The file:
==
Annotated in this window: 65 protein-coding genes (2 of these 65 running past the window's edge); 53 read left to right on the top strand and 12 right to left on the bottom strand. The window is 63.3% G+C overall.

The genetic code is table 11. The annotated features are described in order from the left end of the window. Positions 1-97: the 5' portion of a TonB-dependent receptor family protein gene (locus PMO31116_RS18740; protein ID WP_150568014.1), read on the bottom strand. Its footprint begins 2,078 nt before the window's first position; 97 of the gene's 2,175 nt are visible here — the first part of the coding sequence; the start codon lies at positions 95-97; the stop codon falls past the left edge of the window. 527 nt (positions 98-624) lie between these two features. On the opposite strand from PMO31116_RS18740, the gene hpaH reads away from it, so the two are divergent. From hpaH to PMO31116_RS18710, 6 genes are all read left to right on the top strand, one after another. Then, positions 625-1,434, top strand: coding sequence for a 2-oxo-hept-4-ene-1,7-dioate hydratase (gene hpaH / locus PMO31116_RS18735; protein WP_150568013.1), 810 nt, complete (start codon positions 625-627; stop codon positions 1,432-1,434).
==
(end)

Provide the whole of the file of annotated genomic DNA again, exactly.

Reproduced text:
Annotated in this window: 65 protein-coding genes (2 of these 65 running past the window's edge); 53 read left to right on the top strand and 12 right to left on the bottom strand. The window is 63.3% G+C overall.

The genetic code is table 11. The annotated features are described in order from the left end of the window. Positions 1-97: the 5' portion of a TonB-dependent receptor family protein gene (locus PMO31116_RS18740; protein ID WP_150568014.1), read on the bottom strand. Its footprint begins 2,078 nt before the window's first position; 97 of the gene's 2,175 nt are visible here — the first part of the coding sequence; the start codon lies at positions 95-97; the stop codon falls past the left edge of the window. 527 nt (positions 98-624) lie between these two features. On the opposite strand from PMO31116_RS18740, the gene hpaH reads away from it, so the two are divergent. From hpaH to PMO31116_RS18710, 6 genes are all read left to right on the top strand, one after another. Then, positions 625-1,434, top strand: coding sequence for a 2-oxo-hept-4-ene-1,7-dioate hydratase (gene hpaH / locus PMO31116_RS18735; protein WP_150568013.1), 810 nt, complete (start codon positions 625-627; stop codon positions 1,432-1,434).